STEVE POLTZ at C’est What (67 Front East), tonight (Thursday, August 23), 9 pm. $20. 416-867-9499. See listing.
"I have no plan in life and no plan onstage," admits San Diego-based, Nova Scotia-born songwriter Steve Poltz, on the road on the East Coast touring his ninth solo album, Noineen Noiny Noin (Arrival).
He's talking about his unconventional, often hilarious performances, which include storytelling and stream of consciousness in addition to songs and have earned him a cult following.
But he could just as easily be referring to the spontaneous approach to recording that saw the former Rugburns frontman and Jewel collaborator working in Halifax with Joel Plaskett on his last album, 2010's Dreamhouse, and with producer/drummer Malcolm Clark in Perth, Australia, this time around. (Noineen Noiny Noin is a reference to the first year Poltz toured down under.)
"I was on tour opening for Bob Evans, and [Malcolm] asked me to come in and do a couple of songs," Poltz says. "Next thing I knew we were making this record, and it's a double record."
The album covers the spectrum of psychedelic rock, folk, country and soul, employing rhythmic drums, backup vocals, organ and a touch of horns.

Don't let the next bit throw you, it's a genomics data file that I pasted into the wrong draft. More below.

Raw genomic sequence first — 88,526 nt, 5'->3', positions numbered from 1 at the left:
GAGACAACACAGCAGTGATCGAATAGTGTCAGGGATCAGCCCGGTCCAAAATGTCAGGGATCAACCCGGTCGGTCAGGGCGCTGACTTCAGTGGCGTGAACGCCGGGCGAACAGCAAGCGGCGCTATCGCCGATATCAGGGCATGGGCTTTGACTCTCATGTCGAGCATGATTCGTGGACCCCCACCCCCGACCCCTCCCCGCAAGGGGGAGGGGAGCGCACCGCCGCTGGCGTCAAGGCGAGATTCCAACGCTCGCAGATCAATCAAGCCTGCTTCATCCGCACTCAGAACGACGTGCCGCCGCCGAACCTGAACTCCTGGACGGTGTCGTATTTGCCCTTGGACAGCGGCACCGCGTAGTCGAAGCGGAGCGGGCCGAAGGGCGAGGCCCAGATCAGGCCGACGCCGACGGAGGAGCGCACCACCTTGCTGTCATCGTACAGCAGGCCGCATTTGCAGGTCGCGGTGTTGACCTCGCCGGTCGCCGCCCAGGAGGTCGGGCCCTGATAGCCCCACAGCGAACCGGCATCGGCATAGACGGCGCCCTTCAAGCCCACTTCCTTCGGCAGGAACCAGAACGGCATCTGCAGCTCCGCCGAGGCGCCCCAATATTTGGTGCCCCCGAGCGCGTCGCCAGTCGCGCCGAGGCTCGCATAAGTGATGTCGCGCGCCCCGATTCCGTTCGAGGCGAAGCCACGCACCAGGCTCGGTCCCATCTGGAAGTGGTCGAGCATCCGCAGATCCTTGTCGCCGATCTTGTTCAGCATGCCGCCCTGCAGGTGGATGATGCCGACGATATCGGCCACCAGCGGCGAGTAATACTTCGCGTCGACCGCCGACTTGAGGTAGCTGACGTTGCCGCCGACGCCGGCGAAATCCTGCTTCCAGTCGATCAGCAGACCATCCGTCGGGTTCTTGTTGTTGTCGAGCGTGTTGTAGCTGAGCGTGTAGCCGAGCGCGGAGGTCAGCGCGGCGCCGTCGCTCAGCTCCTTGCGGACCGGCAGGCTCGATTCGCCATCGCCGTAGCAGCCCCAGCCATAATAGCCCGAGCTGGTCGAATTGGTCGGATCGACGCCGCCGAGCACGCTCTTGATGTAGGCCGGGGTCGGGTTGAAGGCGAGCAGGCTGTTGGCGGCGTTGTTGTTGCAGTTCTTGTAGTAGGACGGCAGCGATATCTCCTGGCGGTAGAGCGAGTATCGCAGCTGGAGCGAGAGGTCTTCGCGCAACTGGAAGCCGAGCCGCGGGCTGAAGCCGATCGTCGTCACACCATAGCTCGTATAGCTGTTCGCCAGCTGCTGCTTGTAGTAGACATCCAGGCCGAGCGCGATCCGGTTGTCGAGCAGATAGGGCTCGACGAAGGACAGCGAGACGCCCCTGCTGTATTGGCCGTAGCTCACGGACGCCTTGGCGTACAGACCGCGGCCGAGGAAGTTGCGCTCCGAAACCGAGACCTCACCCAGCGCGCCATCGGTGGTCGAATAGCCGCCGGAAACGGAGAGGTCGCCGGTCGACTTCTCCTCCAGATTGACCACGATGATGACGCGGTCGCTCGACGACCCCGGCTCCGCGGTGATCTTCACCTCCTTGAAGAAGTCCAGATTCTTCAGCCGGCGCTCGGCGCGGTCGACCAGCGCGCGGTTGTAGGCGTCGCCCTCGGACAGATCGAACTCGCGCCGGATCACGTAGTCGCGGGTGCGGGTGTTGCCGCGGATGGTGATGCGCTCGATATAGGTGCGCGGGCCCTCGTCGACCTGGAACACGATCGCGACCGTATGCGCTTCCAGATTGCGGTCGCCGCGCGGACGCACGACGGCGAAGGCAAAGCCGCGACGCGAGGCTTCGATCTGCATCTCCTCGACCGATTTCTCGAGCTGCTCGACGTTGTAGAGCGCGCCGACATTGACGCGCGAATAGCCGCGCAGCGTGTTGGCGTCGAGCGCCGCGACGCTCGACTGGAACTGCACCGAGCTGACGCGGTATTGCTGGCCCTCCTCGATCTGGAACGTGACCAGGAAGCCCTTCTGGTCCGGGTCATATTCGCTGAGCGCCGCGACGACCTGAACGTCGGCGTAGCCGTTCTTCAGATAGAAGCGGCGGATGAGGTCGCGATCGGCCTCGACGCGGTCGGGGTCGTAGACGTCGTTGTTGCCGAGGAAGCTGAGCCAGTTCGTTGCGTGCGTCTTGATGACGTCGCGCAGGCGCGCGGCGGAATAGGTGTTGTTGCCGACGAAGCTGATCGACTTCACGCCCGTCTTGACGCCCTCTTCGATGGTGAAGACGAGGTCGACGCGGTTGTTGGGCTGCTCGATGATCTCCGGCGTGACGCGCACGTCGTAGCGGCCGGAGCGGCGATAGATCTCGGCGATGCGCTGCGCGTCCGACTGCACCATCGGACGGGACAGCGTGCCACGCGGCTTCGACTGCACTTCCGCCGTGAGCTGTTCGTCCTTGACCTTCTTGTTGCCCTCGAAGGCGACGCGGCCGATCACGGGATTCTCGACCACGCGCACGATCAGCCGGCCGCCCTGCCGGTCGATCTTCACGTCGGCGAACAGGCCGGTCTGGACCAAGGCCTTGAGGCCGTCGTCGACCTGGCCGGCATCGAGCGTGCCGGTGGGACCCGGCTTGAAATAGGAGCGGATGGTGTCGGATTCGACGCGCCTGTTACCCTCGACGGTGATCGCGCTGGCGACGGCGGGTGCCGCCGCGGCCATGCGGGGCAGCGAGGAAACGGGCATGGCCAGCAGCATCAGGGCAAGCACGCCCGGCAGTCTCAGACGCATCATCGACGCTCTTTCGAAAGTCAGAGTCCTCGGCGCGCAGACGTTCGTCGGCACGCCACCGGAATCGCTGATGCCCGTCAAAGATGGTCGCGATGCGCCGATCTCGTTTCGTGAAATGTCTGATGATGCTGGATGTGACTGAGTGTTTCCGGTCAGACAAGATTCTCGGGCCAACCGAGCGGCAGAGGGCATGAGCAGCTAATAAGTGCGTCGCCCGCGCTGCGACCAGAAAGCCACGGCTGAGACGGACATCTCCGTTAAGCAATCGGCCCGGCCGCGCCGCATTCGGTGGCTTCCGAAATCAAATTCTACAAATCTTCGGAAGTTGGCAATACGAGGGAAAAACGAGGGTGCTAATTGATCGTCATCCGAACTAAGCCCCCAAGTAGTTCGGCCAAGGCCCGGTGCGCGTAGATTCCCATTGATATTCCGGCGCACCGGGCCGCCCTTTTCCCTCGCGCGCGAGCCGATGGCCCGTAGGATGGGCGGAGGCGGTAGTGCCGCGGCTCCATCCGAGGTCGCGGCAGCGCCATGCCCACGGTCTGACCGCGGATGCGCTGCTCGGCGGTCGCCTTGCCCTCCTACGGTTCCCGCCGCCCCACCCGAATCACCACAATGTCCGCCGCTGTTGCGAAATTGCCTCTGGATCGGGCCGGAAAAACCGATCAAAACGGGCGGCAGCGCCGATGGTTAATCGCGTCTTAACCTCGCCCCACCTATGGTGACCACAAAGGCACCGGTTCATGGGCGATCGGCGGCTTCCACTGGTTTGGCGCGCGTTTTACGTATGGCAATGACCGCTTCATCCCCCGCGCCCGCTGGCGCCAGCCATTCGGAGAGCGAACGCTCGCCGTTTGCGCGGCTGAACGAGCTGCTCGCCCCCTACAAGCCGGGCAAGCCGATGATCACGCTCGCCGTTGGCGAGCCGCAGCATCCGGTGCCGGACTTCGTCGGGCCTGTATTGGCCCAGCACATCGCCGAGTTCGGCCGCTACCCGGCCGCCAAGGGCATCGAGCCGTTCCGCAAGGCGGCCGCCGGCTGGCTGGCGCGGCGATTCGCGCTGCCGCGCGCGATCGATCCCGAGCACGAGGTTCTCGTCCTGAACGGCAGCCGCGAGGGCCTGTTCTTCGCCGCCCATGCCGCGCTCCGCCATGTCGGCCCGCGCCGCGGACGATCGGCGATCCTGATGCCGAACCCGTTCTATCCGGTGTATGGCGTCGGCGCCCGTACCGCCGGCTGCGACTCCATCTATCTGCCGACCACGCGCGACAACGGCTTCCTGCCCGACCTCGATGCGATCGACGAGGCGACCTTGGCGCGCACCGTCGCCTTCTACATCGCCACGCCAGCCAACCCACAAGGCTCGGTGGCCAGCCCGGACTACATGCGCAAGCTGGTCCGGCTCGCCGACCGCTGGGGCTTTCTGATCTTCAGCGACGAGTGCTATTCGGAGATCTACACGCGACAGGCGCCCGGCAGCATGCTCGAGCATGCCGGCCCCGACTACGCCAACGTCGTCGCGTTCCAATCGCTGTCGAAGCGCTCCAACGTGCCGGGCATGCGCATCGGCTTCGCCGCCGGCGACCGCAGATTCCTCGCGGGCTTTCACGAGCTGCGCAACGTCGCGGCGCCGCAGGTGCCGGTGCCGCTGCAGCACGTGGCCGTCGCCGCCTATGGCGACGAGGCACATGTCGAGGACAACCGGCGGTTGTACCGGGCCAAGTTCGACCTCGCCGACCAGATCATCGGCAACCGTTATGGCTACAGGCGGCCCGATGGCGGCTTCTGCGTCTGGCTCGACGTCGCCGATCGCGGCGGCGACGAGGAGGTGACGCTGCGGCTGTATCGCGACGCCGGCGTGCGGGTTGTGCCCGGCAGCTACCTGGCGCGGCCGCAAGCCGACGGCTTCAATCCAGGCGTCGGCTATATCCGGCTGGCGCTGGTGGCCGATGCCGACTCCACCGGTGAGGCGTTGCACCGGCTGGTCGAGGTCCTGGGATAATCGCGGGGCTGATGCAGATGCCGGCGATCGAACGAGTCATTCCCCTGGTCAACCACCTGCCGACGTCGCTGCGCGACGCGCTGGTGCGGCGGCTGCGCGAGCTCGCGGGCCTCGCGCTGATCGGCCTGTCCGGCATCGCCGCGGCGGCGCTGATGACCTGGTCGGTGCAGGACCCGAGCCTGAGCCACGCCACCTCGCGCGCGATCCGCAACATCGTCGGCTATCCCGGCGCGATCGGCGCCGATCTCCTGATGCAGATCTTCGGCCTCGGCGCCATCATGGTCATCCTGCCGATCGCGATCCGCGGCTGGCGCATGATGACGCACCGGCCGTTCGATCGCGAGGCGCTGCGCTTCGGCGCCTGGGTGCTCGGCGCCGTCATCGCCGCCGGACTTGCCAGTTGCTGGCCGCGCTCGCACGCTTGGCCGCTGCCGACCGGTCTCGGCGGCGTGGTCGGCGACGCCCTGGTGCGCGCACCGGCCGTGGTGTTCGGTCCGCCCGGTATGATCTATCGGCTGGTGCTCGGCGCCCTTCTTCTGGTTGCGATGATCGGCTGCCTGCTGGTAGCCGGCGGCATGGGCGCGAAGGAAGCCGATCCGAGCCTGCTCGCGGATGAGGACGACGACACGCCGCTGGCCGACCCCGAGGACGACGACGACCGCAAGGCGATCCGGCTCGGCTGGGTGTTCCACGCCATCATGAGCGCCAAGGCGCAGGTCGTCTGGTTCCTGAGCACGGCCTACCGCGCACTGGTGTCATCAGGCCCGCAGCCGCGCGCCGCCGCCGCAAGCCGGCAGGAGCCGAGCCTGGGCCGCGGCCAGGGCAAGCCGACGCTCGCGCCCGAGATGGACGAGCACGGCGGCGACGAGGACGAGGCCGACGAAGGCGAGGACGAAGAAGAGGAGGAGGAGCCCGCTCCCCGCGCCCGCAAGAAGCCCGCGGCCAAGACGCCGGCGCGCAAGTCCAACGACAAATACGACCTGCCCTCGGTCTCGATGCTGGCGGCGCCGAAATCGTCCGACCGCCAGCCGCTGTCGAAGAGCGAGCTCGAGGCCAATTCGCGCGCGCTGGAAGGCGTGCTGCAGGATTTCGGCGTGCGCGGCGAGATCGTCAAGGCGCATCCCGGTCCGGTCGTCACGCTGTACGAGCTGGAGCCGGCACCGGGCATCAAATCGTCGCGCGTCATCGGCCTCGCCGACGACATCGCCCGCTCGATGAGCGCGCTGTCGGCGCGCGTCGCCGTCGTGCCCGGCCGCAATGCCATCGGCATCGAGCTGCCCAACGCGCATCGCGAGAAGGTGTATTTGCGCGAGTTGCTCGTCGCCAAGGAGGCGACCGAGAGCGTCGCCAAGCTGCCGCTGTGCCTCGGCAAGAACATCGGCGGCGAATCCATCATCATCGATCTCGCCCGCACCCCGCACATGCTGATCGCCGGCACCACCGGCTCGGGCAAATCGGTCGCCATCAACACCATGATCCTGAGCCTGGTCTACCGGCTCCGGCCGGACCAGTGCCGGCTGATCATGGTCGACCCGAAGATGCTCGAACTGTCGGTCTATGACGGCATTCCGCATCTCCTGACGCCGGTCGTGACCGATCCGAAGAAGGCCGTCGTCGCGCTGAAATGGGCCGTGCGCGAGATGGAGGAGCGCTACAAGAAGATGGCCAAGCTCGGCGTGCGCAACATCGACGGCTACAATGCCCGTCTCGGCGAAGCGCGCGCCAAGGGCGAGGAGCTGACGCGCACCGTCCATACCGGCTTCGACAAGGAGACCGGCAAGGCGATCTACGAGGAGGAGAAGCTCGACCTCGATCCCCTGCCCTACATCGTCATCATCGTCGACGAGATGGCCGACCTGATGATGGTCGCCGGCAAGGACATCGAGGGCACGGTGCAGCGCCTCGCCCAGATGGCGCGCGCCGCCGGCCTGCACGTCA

A prolific songwriter, Poltz didn't stop there. "I actually have a whole other record done from Austin," he says. That one was recorded during SXSW earlier this year with Lars Goransson, who mixed and mastered Noineen Noiny Noin.
It should come as no surprise that travel is a recurring theme in Poltz's songwriting (he sings about Slovenia and Croatia on the new album), but he can also spin a great yarn or get deeply personal. He calls it "truth mixed with bullshit" (his word for fiction).
That said, Poltz's wild and unpredictable shows aren't for everyone.
"I'm kind of awkward about the shit I talk about [at shows]," he says. "There are no boundaries, and what I say can be offensive to some people. But for me, no subject is off limits."
Case in point, at a recent gig in Ann Arbor, Michigan, Poltz scared away a fan's friend after going on a tangent about pot-smoking, ball-scratching guys delivering a waterbed.
"I say a prayer to whatever my idea of god is before I go onstage," he explains. "And I pray to just be myself. I don't pray to be good. I pray to let me be totally honest. So when I come onstage being honest and myself, naturally it makes people uncomfortable.
"Art is not for everyone. If some people are actively not liking what you're doing, you're probably on the right path."